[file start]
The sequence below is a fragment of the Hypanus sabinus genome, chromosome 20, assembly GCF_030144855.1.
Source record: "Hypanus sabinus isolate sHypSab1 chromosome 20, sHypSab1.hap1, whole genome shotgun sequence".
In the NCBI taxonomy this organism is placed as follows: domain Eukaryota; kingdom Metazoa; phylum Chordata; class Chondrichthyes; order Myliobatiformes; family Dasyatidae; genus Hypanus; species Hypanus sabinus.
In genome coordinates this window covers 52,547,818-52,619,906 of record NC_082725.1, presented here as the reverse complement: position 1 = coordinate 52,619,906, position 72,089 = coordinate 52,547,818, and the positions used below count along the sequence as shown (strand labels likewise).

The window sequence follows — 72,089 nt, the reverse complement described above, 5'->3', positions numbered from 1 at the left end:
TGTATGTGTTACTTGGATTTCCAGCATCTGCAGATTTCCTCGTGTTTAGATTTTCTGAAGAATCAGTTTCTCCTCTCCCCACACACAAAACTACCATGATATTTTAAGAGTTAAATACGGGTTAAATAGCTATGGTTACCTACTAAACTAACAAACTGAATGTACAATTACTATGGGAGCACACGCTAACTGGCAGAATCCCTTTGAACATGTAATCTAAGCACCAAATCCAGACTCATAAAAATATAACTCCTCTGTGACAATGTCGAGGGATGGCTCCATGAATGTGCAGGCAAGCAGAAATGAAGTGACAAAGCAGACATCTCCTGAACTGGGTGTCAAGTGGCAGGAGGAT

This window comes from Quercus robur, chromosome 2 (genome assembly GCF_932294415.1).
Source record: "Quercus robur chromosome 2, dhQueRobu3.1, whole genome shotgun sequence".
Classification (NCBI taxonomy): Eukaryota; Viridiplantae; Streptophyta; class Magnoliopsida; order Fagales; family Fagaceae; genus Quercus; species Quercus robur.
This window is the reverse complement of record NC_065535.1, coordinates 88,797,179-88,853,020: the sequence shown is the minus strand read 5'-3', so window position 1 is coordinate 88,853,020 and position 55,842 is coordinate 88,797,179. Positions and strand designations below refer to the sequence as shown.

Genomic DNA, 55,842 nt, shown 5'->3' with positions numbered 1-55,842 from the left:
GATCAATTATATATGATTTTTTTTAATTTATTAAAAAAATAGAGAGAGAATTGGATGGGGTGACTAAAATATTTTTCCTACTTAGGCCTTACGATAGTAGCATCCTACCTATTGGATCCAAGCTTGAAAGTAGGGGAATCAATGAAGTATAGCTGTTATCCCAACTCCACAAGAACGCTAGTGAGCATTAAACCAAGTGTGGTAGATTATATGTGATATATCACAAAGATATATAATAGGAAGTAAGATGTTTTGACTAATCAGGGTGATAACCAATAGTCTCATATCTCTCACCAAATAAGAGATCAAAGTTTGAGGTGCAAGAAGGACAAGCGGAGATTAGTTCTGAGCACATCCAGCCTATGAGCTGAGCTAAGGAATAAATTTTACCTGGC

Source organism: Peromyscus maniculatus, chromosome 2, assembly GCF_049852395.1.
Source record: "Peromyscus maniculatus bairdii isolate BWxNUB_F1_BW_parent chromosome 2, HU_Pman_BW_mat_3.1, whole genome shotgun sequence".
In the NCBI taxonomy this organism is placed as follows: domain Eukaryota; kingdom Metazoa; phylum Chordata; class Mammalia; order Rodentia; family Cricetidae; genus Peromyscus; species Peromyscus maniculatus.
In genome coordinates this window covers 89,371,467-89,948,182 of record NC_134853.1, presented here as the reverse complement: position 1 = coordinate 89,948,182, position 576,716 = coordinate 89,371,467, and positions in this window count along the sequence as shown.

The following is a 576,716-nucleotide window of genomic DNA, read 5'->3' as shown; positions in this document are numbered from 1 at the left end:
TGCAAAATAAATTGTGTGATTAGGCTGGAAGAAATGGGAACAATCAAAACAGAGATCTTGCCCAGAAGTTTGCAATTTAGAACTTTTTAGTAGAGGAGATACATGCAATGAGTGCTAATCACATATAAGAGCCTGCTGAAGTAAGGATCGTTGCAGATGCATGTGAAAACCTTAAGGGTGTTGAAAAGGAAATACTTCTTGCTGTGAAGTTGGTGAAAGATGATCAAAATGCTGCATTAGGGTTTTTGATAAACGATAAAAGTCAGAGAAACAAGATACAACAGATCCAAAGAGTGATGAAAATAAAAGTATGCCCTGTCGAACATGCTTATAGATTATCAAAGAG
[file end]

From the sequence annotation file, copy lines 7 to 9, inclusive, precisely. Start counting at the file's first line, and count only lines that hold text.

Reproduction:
This window comes from Quercus robur, chromosome 2 (genome assembly GCF_932294415.1).
Source record: "Quercus robur chromosome 2, dhQueRobu3.1, whole genome shotgun sequence".
Classification (NCBI taxonomy): Eukaryota; Viridiplantae; Streptophyta; class Magnoliopsida; order Fagales; family Fagaceae; genus Quercus; species Quercus robur.